The National Park Service denied Governor Kristi Noem’s request to subject the Black Hills to more risk of fire, pollution, and wasteful spending with another fireworks show at Mount Rushmore. The Governor of South Dakota is thus going to make a federal case out of not being able to shoot her bang-bangs:
Governor Noem made her announcement at a speech before the Watertown Rotary Club on Thursday.
“I’m going to file a lawsuit against the administration to get the fireworks back,” Noem said.
The governor says the document allowing last year’s July fireworks event included a multi-year agreement.
“Because I have contracts, I have done all the permits, I’ve done all the work. We’ve gone through all of this. There’s no reason to pull them from me, except for it being political. So, we’re going to challenge that. Unfortunately, That’s the only remedy that I have,” the governor said [Lee Strubinger, “Noem to Sue Park Service for Dousing Rushmore Fireworks Show,” SDPB Radio, 2021.04.29].
I guess after casting about for two years trying to find South Dakota’s “Next Big Thing,” Governor Noem has decided South Dakota’s prosperity depends on her cooking up lawsuits to pay her Sioux Falls lawyers their next big check.
But wait: what are these “contracts” and “permits” Noem is invoking? When Noem amped up her whining earlier this month, Lee Strubinger posted the May 2019 Memorandum of Agreement between the Department of Interior and South Dakota pertaining to shooting off pyrotechnics at the Shrine of Democracy. That document says Interior and the state “agree to pursue” an “exercise of their full authorities under State and Federal law to work to return fireworks to Mount Rushmore National Memorial in a safe and responsible manner on July 3, July 4, or July 5, beginning in the year 2020.” The MOA doesn’t say “We guarantee fireworks over Mount Rushmore every Fourth of July.” Interior’s language recognizes the Park Service’s full legal authority to evaluate the situation in the Black Hills, determine that we can’t shoot fireworks over a dry forest safely or responsibly, and call off the show. Those conditions were in place last year, and they remain in place now. Interior and the state can continue to pursue fireworks at Rushmore, but not this July.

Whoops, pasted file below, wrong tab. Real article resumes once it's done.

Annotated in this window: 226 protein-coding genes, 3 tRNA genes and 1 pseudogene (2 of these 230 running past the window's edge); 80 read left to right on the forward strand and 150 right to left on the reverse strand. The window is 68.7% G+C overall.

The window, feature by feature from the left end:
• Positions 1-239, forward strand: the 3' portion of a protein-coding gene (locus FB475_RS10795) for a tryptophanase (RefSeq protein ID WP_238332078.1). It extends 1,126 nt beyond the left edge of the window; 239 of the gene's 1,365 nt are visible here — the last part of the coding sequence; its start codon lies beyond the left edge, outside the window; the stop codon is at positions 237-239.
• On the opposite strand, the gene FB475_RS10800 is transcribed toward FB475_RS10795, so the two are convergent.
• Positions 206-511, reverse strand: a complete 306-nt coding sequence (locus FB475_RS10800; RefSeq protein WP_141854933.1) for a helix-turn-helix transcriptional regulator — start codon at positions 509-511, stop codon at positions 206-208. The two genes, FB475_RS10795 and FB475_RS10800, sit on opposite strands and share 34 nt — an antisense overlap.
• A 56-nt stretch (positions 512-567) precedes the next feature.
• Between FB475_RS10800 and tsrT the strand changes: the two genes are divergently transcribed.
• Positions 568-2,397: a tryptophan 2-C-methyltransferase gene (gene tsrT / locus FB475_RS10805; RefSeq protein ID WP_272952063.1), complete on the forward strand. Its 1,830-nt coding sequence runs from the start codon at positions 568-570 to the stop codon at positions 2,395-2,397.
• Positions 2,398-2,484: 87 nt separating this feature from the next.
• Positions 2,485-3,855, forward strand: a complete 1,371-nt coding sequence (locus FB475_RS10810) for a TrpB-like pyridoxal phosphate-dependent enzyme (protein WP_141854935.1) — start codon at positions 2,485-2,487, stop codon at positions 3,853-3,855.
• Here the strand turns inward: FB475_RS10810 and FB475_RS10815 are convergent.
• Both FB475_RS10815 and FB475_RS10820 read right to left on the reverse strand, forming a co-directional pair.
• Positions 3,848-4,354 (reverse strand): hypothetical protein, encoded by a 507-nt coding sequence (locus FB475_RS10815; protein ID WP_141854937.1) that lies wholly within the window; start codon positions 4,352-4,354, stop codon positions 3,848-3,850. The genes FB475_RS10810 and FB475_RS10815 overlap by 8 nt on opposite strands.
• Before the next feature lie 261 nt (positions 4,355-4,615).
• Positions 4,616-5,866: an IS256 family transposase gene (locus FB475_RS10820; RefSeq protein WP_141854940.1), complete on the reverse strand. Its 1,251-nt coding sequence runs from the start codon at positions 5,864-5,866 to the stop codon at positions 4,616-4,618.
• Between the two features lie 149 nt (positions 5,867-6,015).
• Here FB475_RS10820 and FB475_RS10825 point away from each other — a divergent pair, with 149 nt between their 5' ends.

The National Park Service itself said in 2019 that the MOA, unlike South Dakota’s Great Faces, is not carved in stone:
According to the NPS it is not etched in stone that the fireworks will occur.
“The agreement”, said Maureen McGee-Ballinger, chief of interpretation and education at Mount Rushmore, “is the first step in a long process. The National Park Service will be working with the state, land management agencies, various specialists in a variety of fields, and will be exercising our authority under state and federal law to explore safe and available options in regards to the proposal. So, it’s a proposal. This is just the beginning of the process to look at that” [Bill Gabbert, “Politicians Want to Resume Fireworks Displays over the Forest at Mount Rushmore,” Wildfire Today, 2019.05.09].
The MOA establishes no right to fireworks and certainly no claim that the Governor can win in court. But actual language and law be darned—if it gets her on TV and builds her brand, Kristi Noem will file those papers and tweet and Frank all she can about suing to preserve her God-given right to blow things up.
Remember: not holding a fireworks show means more people can spend the July 4 holiday at Mount Rushmore.